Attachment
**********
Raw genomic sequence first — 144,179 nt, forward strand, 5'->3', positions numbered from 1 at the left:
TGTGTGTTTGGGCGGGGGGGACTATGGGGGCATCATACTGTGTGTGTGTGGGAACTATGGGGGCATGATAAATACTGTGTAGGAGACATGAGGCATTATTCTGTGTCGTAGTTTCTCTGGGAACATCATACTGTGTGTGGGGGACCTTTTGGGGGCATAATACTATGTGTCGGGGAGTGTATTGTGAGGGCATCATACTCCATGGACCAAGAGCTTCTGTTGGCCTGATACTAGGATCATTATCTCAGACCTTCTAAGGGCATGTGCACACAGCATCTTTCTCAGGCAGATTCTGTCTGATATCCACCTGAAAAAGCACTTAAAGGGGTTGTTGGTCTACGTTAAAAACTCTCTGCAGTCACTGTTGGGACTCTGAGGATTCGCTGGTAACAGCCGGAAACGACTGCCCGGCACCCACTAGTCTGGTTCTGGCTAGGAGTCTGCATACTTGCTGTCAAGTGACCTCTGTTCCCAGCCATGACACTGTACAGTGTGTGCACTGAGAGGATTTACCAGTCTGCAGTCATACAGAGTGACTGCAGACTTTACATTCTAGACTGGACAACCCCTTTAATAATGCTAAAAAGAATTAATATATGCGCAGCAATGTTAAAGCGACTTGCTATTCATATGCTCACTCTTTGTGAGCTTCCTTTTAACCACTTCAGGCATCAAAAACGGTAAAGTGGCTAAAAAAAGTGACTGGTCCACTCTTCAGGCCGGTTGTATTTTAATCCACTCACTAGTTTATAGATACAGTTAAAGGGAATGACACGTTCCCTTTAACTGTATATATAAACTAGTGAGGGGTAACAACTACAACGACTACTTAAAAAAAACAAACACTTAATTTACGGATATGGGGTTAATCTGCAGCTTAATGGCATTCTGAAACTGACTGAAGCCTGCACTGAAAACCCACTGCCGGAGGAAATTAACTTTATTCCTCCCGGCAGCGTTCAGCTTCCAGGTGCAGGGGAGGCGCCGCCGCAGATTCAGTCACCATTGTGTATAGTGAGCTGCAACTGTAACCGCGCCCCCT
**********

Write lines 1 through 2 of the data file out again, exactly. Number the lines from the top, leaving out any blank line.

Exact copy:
Raw genomic sequence first — 144,179 nt, forward strand, 5'->3', positions numbered from 1 at the left:
TGTGTGTTTGGGCGGGGGGGACTATGGGGGCATCATACTGTGTGTGTGTGGGAACTATGGGGGCATGATAAATACTGTGTAGGAGACATGAGGCATTATTCTGTGTCGTAGTTTCTCTGGGAACATCATACTGTGTGTGGGGGACCTTTTGGGGGCATAATACTATGTGTCGGGGAGTGTATTGTGAGGGCATCATACTCCATGGACCAAGAGCTTCTGTTGGCCTGATACTAGGATCATTATCTCAGACCTTCTAAGGGCATGTGCACACAGCATCTTTCTCAGGCAGATTCTGTCTGATATCCACCTGAAAAAGCACTTAAAGGGGTTGTTGGTCTACGTTAAAAACTCTCTGCAGTCACTGTTGGGACTCTGAGGATTCGCTGGTAACAGCCGGAAACGACTGCCCGGCACCCACTAGTCTGGTTCTGGCTAGGAGTCTGCATACTTGCTGTCAAGTGACCTCTGTTCCCAGCCATGACACTGTACAGTGTGTGCACTGAGAGGATTTACCAGTCTGCAGTCATACAGAGTGACTGCAGACTTTACATTCTAGACTGGACAACCCCTTTAATAATGCTAAAAAGAATTAATATATGCGCAGCAATGTTAAAGCGACTTGCTATTCATATGCTCACTCTTTGTGAGCTTCCTTTTAACCACTTCAGGCATCAAAAACGGTAAAGTGGCTAAAAAAAGTGACTGGTCCACTCTTCAGGCCGGTTGTATTTTAATCCACTCACTAGTTTATAGATACAGTTAAAGGGAATGACACGTTCCCTTTAACTGTATATATAAACTAGTGAGGGGTAACAACTACAACGACTACTTAAAAAAAACAAACACTTAATTTACGGATATGGGGTTAATCTGCAGCTTAATGGCATTCTGAAACTGACTGAAGCCTGCACTGAAAACCCACTGCCGGAGGAAATTAACTTTATTCCTCCCGGCAGCGTTCAGCTTCCAGGTGCAGGGGAGGCGCCGCCGCAGATTCAGTCACCATTGTGTATAGTGAGCTGCAACTGTAACCGCGCCCCCT